On March 19, Roulx, Guillaume Moreau and Jacob Racine made it — just barely — to their start point in Eureka, one of the most northern permanently inhabited research stations in the world. They unloaded their gear from a small plane, readied the 135-kilogram loaded sleds each man would pull behind them, popped their ski boots into their bindings, and took off on the first 1,450-kilometre, 64-day leg of their epic journey south. After the first five weeks, Nicolas had lost almost eight kilograms (17 pounds), despite eating 7,500 calories a day, and all the men experienced extreme polar rash, a skin irritation that couldn’t heal on its own in the Arctic’s relatively humid conditions. The crew made it to their resupply point at Resolute Bay just in time — they required urgent medical attention. Little did they know, however, they faced a bigger problem further south.
“We encountered about 15 bears [in total]… we were basically crossing a polar bear highway,” says Roulx. “One night, we had to do shifts in the night to keep an eye on them. At one point, we had four polar bears in our view from the campsite. It was a pretty scary moment.”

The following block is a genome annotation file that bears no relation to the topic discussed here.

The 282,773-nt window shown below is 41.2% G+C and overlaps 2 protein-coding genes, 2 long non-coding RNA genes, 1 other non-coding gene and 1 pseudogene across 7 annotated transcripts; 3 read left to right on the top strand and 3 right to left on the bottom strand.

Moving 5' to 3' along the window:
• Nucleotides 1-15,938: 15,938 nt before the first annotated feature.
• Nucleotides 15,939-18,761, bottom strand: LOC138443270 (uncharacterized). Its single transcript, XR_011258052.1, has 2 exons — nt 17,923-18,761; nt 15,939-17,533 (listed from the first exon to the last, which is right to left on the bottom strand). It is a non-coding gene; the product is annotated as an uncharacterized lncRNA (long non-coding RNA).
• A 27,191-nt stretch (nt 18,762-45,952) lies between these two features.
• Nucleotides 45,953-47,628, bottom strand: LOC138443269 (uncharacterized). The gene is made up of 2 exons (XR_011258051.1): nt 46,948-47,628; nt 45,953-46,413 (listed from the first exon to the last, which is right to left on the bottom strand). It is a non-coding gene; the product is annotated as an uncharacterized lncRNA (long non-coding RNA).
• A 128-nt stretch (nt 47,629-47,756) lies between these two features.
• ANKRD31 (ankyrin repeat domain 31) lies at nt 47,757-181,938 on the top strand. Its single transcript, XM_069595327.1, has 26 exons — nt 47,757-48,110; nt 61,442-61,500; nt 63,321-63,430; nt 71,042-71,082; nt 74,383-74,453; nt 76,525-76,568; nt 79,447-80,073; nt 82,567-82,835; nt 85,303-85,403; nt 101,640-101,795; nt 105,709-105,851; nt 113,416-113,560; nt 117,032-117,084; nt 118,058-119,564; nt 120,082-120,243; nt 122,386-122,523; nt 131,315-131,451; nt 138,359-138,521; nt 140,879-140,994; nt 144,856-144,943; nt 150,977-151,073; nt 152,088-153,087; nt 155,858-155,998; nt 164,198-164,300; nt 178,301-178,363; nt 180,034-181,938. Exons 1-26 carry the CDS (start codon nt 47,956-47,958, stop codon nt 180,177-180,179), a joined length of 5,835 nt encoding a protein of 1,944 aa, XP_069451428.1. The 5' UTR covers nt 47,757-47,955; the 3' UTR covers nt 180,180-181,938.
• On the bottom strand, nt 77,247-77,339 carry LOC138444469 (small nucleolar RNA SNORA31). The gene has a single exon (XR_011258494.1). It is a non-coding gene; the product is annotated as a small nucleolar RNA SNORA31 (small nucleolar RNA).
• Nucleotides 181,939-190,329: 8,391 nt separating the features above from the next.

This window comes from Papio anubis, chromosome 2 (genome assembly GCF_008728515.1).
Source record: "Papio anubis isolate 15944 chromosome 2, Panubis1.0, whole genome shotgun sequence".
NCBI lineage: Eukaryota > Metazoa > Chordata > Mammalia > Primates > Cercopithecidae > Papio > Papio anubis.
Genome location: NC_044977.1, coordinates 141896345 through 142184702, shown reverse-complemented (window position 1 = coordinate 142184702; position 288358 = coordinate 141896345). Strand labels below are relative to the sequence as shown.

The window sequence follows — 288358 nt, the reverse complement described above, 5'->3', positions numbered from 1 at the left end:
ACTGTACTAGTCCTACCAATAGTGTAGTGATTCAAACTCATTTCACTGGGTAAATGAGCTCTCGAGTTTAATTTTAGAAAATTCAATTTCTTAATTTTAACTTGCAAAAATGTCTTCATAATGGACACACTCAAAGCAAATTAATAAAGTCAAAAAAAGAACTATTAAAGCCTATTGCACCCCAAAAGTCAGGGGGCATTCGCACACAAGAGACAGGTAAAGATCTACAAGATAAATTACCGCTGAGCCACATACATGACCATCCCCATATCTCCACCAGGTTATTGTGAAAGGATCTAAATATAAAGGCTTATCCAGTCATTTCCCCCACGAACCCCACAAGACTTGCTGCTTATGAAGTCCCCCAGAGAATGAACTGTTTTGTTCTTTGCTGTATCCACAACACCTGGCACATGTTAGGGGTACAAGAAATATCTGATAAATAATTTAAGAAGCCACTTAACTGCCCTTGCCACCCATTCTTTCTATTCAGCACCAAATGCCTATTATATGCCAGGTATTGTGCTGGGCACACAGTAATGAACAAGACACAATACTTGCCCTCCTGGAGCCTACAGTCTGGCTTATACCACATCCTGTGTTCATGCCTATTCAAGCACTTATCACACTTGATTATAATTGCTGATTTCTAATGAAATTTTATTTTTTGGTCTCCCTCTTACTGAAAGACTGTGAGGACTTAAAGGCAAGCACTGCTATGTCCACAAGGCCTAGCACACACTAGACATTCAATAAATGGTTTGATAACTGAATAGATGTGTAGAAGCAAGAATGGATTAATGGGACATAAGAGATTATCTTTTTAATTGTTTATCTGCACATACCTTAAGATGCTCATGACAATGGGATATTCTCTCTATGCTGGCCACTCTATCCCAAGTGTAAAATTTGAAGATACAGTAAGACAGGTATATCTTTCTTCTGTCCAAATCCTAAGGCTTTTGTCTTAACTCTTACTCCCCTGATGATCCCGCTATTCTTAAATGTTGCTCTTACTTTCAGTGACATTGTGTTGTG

When they skidded into Gjoa Haven (Uqsuqtuuq), on the southeast coast of King William Island in the Northwest Passage, the sea ice had already started to break up. Lake-sized turquoise puddles formed on top of the sea ice, making some areas dangerously unstable, while other sections heaved up onto each other, making traversing them more like bouldering than skiing. The team shuffled; Jacob left as planned while Philippe Voghel-Robert and Étienne Desbois joined.